Spencer Perceval
- Favourite Briton.

Born in Chelsea, London
Born on 1st of November 1762
Died on 11th of May 1812

Spencer Perceval is the only British PM to have been assassinated (though cabinet ministers may have often contemplated the idea), and is chiefly remembered for that dubious accolade.
Perceval was from an aristocratic background, educated at Harrow and Trinity College Cambridge, second son of the Earl of Egmont. His family was well-connected – his father briefly First Lord of the Admiralty, his brother a minister under Pitt the Younger, and connections obtained him a job as recorder for Northampton, where in 1796 he became MP. Perceval had enjoyed a reasonably successful career as a lawyer, the highlight of which was as chief legal counsel to the Princess of Wales in her misconduct trial in 1806.
Solicitor General under Addington’s premiership in 1801, then Attorney General the following year, Spencer served in Pitt the Younger’s 1804 government in spite of differences with him over civil and political rights for Catholics. Generally a very conservative political thinker – against electoral reform and fiercely anti-Catholic – Spencer however supported the campaign against slavery. After the brief period of the ministry of all the talents following the death of Pitt in 1806 he re-entered government as Chancellor of the Exchequer in The Duke of Portland’s administration, which in effect he ran. After Portland’s stroke in August 1809 Perceval beat Canning in the race to be Prime Minister.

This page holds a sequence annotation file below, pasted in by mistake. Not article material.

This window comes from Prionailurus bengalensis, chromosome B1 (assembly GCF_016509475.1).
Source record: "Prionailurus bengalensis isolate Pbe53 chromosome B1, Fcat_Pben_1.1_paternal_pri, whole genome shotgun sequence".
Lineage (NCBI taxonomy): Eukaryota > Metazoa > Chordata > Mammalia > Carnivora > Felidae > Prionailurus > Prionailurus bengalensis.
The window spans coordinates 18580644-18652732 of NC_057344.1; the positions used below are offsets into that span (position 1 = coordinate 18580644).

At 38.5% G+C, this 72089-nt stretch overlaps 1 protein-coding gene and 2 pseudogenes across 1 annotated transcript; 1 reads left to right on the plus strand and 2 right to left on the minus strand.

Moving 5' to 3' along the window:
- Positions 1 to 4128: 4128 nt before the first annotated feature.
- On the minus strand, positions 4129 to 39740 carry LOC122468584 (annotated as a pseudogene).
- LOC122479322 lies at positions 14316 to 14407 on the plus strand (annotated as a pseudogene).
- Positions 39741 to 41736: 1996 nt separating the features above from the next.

His period as Prime Minister was less than distinguished, and he found it hard to recruit major figures to his cabinet, being forced to serve as Chancellor himself. He did, however, prosecute the Peninsular War with great determination, recognising the ever growing danger of Napoleon to Britain, though the costs of the war damaged the country enormously, leading to rampant inflation.
Perceval was shot dead on May 11 1812 while walking through the lobby of the House of Parliament, his assassin John Bellingham a crazed businessman from Liverpool who blamed his bankruptcy on the government, something which even now must give pause for thought to politicians. Bellingham was very hastily tried, and was hanged within the week.

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